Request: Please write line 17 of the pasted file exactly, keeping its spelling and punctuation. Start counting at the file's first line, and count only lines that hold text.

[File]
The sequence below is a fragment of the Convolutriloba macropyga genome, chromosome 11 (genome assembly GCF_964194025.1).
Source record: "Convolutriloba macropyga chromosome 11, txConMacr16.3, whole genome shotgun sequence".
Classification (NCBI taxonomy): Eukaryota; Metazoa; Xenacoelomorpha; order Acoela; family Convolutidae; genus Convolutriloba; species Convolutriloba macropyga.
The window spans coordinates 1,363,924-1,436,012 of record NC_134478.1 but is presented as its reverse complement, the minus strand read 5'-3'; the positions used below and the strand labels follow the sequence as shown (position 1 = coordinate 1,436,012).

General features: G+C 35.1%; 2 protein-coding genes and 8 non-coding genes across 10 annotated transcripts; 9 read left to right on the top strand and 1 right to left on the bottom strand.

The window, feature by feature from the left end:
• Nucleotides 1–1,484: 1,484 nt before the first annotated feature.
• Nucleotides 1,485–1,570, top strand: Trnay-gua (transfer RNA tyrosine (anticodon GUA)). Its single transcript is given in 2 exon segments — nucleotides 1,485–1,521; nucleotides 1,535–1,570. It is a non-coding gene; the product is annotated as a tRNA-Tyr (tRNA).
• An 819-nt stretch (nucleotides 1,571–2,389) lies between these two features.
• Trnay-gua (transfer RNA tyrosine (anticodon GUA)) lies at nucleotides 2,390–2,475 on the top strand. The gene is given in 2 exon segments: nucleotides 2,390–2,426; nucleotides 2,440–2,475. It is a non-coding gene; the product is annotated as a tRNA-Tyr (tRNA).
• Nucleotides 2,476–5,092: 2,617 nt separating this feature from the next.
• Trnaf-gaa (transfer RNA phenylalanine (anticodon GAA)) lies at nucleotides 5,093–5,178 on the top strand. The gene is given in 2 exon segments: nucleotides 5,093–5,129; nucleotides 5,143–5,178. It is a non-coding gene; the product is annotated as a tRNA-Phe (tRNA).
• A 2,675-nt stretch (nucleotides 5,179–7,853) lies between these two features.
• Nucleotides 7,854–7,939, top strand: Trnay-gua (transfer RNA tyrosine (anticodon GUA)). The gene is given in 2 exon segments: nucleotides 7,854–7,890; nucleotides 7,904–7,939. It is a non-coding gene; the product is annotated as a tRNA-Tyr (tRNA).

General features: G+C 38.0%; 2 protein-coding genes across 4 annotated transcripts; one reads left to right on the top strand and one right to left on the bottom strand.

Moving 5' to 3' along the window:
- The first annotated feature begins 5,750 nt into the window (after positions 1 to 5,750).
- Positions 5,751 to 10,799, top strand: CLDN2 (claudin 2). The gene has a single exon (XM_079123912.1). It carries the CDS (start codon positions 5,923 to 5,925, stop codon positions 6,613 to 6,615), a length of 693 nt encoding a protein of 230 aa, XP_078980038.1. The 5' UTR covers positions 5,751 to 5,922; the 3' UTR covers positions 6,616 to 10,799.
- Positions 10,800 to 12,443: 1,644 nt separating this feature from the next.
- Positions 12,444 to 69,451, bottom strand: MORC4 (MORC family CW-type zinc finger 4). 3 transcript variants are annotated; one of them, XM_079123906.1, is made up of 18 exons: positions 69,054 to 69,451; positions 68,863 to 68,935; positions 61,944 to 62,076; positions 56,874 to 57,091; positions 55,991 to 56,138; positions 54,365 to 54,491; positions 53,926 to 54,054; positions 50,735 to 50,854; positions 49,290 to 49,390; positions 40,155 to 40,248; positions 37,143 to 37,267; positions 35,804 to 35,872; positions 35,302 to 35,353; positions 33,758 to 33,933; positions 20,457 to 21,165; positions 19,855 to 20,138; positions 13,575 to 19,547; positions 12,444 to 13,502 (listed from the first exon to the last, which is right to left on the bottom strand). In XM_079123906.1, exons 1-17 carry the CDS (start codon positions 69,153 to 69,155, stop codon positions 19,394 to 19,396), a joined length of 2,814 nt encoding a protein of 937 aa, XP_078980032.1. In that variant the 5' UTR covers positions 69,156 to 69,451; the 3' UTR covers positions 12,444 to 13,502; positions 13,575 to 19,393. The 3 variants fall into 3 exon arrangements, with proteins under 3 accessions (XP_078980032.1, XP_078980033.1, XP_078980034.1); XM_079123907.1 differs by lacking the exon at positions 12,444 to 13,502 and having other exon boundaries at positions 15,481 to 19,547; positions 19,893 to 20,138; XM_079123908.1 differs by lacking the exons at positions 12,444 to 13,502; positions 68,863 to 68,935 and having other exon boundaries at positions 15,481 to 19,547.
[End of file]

- The first annotated feature begins 5,750 nt into the window (after positions 1 to 5,750).